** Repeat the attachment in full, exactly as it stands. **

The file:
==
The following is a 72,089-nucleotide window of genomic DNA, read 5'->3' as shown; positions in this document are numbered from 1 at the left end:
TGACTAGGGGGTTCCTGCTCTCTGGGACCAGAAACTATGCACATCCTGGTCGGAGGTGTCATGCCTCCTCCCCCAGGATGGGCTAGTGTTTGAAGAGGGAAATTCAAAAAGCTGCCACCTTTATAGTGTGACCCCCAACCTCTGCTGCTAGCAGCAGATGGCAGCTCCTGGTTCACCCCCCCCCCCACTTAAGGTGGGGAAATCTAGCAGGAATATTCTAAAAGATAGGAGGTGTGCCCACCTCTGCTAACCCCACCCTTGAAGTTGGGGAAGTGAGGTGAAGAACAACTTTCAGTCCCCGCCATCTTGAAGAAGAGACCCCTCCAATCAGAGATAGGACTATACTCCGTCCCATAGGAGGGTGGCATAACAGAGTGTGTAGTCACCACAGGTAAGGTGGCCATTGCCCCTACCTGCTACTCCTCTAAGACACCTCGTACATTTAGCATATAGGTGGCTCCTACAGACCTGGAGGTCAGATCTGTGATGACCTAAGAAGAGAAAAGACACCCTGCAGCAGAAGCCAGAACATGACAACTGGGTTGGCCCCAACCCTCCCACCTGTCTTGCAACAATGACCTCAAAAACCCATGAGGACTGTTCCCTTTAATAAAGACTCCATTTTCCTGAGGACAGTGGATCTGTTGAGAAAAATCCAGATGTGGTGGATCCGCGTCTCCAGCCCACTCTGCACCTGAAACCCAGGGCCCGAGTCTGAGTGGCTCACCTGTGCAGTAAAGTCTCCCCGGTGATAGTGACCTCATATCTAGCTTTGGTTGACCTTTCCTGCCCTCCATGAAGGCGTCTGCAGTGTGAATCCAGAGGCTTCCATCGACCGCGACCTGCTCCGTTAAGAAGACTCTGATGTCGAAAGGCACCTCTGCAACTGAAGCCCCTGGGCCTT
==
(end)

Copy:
The following is a 72,089-nucleotide window of genomic DNA, read 5'->3' as shown; positions in this document are numbered from 1 at the left end:
TGACTAGGGGGTTCCTGCTCTCTGGGACCAGAAACTATGCACATCCTGGTCGGAGGTGTCATGCCTCCTCCCCCAGGATGGGCTAGTGTTTGAAGAGGGAAATTCAAAAAGCTGCCACCTTTATAGTGTGACCCCCAACCTCTGCTGCTAGCAGCAGATGGCAGCTCCTGGTTCACCCCCCCCCCCACTTAAGGTGGGGAAATCTAGCAGGAATATTCTAAAAGATAGGAGGTGTGCCCACCTCTGCTAACCCCACCCTTGAAGTTGGGGAAGTGAGGTGAAGAACAACTTTCAGTCCCCGCCATCTTGAAGAAGAGACCCCTCCAATCAGAGATAGGACTATACTCCGTCCCATAGGAGGGTGGCATAACAGAGTGTGTAGTCACCACAGGTAAGGTGGCCATTGCCCCTACCTGCTACTCCTCTAAGACACCTCGTACATTTAGCATATAGGTGGCTCCTACAGACCTGGAGGTCAGATCTGTGATGACCTAAGAAGAGAAAAGACACCCTGCAGCAGAAGCCAGAACATGACAACTGGGTTGGCCCCAACCCTCCCACCTGTCTTGCAACAATGACCTCAAAAACCCATGAGGACTGTTCCCTTTAATAAAGACTCCATTTTCCTGAGGACAGTGGATCTGTTGAGAAAAATCCAGATGTGGTGGATCCGCGTCTCCAGCCCACTCTGCACCTGAAACCCAGGGCCCGAGTCTGAGTGGCTCACCTGTGCAGTAAAGTCTCCCCGGTGATAGTGACCTCATATCTAGCTTTGGTTGACCTTTCCTGCCCTCCATGAAGGCGTCTGCAGTGTGAATCCAGAGGCTTCCATCGACCGCGACCTGCTCCGTTAAGAAGACTCTGATGTCGAAAGGCACCTCTGCAACTGAAGCCCCTGGGCCTT